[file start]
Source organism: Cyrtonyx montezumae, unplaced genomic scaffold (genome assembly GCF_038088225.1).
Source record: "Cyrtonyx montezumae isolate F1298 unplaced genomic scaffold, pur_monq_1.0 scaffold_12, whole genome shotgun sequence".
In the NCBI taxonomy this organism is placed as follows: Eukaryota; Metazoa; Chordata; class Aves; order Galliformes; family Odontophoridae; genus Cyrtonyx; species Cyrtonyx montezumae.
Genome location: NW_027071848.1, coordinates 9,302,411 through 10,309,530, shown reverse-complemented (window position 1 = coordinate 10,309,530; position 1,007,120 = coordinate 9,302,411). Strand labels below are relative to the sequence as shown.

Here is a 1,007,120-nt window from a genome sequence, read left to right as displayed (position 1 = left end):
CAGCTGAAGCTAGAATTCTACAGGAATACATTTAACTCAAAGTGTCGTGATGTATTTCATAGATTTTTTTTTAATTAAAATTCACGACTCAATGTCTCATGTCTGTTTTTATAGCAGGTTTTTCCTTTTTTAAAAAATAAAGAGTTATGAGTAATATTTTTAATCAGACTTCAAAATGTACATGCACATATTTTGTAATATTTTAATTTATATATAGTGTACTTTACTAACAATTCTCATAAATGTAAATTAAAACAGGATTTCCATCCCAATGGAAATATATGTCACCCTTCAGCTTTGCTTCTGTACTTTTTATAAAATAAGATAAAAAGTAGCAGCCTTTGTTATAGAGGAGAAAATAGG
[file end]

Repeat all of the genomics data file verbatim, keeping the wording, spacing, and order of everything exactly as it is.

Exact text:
Source organism: Cyrtonyx montezumae, unplaced genomic scaffold (genome assembly GCF_038088225.1).
Source record: "Cyrtonyx montezumae isolate F1298 unplaced genomic scaffold, pur_monq_1.0 scaffold_12, whole genome shotgun sequence".
In the NCBI taxonomy this organism is placed as follows: Eukaryota; Metazoa; Chordata; class Aves; order Galliformes; family Odontophoridae; genus Cyrtonyx; species Cyrtonyx montezumae.
Genome location: NW_027071848.1, coordinates 9,302,411 through 10,309,530, shown reverse-complemented (window position 1 = coordinate 10,309,530; position 1,007,120 = coordinate 9,302,411). Strand labels below are relative to the sequence as shown.

Here is a 1,007,120-nt window from a genome sequence, read left to right as displayed (position 1 = left end):
CAGCTGAAGCTAGAATTCTACAGGAATACATTTAACTCAAAGTGTCGTGATGTATTTCATAGATTTTTTTTTAATTAAAATTCACGACTCAATGTCTCATGTCTGTTTTTATAGCAGGTTTTTCCTTTTTTAAAAAATAAAGAGTTATGAGTAATATTTTTAATCAGACTTCAAAATGTACATGCACATATTTTGTAATATTTTAATTTATATATAGTGTACTTTACTAACAATTCTCATAAATGTAAATTAAAACAGGATTTCCATCCCAATGGAAATATATGTCACCCTTCAGCTTTGCTTCTGTACTTTTTATAAAATAAGATAAAAAGTAGCAGCCTTTGTTATAGAGGAGAAAATAGG